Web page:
At least four female real estate agents in Massachusetts received calls and texts from an unidentified man last week attempting to arrange meetings.
Two of the agents received phone calls from a man claiming to be employed by the Bristol County Sheriff’s Office in Massachusetts, adding that they owed $ 2,000 in fines they failed to elaborate on. Two additional agents received text messages from a man claiming that a broker wanted to speak to them.
In each of the incidents, the women’s names and contact information may have been plucked from online lead generation sites, according to the Realtors Association of Southeastern Massachusetts in a statement sent to members.
“Knew it was a spam but called the number back. This happened to someone else,” wrote Dawn Vicari Devlin, an instructor at the Agent Rising Real Estate Training School in southeastern Massachusetts who received one of the calls early last week. “Looks like I will be filing an FBI report.”
The calls were scams, Jonathan Darling, the public information officer for the Bristol County Sheriff’s Office, told Inman. The perpetrators were using technology to block the number and show it as ‘Sheriff’s Office’ while also identifying themselves as officers actually working at the department.
“We hear about those kinds of scam calls that go on from time to time, but this was the first time that we heard of scammers using our caller ID number and identifying themselves as specific people from the sheriff’s office,” Darling said. “They must have gone online and gotten some of the names of our employees.”
The calls and texts appeared to target female agents, in particular. After several agents reported receiving similar messages, the Realtors Association of Southeastern Massachusetts sent an email alerting members of the scam, adding that they believed the woman’s names were culled from lead generation sites.
“It has come to the association’s attention that someone is targeting female real estate agents in the Southeastern Massachusetts area and is trying to start-up a conversations with them, AND in multiple instances, tried to setup a private meeting,” reads the email, which Devlin reposted on Facebook. “In two cases, the Realtor received a text message from their Broker asking them to ‘chat,’ but the number was spoofed and the broker had not contacted that agent.”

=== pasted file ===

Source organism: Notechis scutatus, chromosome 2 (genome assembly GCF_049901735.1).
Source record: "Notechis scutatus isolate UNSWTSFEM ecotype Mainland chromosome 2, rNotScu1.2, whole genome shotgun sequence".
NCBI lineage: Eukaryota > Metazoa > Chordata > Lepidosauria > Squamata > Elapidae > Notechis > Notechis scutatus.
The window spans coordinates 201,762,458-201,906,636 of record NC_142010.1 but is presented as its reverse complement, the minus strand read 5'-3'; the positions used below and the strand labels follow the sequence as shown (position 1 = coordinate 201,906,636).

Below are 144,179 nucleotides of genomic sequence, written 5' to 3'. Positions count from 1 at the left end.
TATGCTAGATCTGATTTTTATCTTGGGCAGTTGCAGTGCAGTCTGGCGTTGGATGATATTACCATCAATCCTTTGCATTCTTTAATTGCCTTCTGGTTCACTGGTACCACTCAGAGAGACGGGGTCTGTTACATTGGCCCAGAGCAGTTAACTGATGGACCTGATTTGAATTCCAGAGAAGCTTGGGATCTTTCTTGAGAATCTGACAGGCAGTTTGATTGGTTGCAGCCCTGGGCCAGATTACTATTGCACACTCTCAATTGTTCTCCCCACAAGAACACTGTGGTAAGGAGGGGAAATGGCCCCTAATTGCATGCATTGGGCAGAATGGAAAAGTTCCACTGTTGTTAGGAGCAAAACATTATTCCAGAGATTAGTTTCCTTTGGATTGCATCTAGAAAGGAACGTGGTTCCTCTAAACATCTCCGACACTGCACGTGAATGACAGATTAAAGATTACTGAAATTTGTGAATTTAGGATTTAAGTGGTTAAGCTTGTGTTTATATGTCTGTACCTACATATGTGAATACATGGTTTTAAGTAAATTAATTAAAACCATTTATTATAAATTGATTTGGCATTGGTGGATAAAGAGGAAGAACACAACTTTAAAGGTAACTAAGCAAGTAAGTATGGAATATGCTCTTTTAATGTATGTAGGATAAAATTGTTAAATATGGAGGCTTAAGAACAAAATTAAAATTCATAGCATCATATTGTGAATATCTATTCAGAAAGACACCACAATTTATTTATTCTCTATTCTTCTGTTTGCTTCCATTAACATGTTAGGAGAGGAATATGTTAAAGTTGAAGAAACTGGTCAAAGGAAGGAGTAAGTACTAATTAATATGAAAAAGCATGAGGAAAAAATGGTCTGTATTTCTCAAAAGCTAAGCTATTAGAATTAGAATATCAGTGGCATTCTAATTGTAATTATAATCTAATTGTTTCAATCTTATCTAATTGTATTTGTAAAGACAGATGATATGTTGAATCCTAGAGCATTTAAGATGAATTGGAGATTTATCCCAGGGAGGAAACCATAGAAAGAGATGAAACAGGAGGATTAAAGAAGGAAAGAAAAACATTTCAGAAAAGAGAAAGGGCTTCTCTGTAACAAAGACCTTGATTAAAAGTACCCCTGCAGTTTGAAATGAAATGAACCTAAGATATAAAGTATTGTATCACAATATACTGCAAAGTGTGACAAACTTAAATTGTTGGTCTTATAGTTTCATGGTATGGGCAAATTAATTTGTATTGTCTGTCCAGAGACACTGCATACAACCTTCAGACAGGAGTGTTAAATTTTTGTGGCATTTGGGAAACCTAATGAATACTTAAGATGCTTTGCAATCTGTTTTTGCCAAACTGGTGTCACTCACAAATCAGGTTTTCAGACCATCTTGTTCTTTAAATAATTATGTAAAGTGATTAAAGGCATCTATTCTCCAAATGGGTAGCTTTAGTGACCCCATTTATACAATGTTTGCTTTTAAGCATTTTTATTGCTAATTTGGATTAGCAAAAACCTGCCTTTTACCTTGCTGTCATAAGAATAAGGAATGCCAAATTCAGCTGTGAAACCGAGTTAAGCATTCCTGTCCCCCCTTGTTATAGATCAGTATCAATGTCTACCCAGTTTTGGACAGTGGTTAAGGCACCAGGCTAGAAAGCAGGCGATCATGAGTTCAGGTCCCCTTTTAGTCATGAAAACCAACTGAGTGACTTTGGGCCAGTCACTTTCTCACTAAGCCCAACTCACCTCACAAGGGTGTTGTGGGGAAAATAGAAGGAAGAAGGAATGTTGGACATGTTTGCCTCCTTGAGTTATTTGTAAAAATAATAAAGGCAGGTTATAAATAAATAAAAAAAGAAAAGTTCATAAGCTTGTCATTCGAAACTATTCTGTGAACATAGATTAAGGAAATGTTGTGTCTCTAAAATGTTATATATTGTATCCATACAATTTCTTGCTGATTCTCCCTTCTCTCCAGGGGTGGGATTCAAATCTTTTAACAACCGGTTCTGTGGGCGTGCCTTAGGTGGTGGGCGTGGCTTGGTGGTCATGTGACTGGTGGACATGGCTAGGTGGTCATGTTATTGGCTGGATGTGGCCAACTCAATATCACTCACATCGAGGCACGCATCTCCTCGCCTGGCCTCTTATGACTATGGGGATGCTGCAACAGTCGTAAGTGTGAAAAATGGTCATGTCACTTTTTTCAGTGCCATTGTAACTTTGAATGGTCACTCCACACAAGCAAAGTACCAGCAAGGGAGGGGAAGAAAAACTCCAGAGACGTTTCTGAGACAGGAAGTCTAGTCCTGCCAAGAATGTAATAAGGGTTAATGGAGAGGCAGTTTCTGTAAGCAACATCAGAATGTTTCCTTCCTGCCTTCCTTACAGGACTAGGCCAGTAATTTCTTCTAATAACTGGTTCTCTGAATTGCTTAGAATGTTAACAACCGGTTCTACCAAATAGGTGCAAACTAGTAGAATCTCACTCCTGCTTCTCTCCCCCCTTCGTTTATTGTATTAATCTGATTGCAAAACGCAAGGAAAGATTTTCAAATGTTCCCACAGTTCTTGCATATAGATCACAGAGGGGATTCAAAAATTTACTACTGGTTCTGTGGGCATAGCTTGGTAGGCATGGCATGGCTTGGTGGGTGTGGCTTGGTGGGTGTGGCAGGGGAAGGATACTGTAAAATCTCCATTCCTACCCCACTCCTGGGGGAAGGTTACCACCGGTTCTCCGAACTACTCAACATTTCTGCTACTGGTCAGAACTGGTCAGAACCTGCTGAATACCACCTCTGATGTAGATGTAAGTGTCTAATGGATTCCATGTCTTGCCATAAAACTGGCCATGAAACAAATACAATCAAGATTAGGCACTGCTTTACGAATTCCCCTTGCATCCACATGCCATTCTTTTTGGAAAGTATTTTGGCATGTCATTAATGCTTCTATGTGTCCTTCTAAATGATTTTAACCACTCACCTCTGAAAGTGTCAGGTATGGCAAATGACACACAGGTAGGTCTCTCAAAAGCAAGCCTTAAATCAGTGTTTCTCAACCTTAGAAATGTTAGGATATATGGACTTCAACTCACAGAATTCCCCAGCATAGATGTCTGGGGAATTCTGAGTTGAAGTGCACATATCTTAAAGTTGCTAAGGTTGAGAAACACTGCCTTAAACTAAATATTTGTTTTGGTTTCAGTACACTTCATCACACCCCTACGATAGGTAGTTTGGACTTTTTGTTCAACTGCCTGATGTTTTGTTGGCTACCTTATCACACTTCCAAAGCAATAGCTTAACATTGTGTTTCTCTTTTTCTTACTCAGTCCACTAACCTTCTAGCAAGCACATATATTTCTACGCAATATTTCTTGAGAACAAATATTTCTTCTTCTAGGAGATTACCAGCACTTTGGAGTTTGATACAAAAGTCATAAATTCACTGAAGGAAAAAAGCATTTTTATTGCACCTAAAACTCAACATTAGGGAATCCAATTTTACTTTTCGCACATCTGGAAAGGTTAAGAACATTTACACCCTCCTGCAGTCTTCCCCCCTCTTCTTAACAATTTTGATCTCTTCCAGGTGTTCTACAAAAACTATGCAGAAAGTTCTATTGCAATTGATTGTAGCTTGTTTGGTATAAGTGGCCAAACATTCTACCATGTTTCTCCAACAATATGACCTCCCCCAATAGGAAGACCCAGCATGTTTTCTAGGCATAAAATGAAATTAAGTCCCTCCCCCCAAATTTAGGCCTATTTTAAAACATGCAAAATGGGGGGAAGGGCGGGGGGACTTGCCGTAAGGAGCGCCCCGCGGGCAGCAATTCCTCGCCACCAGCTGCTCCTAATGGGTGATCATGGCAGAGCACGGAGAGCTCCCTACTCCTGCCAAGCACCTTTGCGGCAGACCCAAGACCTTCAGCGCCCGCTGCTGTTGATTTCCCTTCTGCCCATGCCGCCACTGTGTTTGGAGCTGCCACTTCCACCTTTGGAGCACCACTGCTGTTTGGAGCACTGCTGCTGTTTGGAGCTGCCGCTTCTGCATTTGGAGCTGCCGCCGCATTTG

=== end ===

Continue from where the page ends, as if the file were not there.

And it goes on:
The sheriff’s office has passed these reports on to the local police precinct, which is currently investigating the situation. They are advising anyone who receives such a call to take down the number, call the office and have them confirm that it was a scam.
“We never call people and ask for money over the phone,” Darling said, adding that any real transaction is presented by an officer in a uniform and with a badge. “But I can see how people would be confused. It’s very scary to get a call whose caller ID says ‘Sheriff’s Office.’”
Darling said he did not know why the scammers targeted real estate agents, or female professionals in particular. Although numerous real estate-related scams have been circulating online over the past few years, this one is unusual in that it appears to target female agents specifically.
“I don’t know why they’re targeting real estate professionals unless these scammers think that that’s they’re the ones who will buy into scams,” Darling said.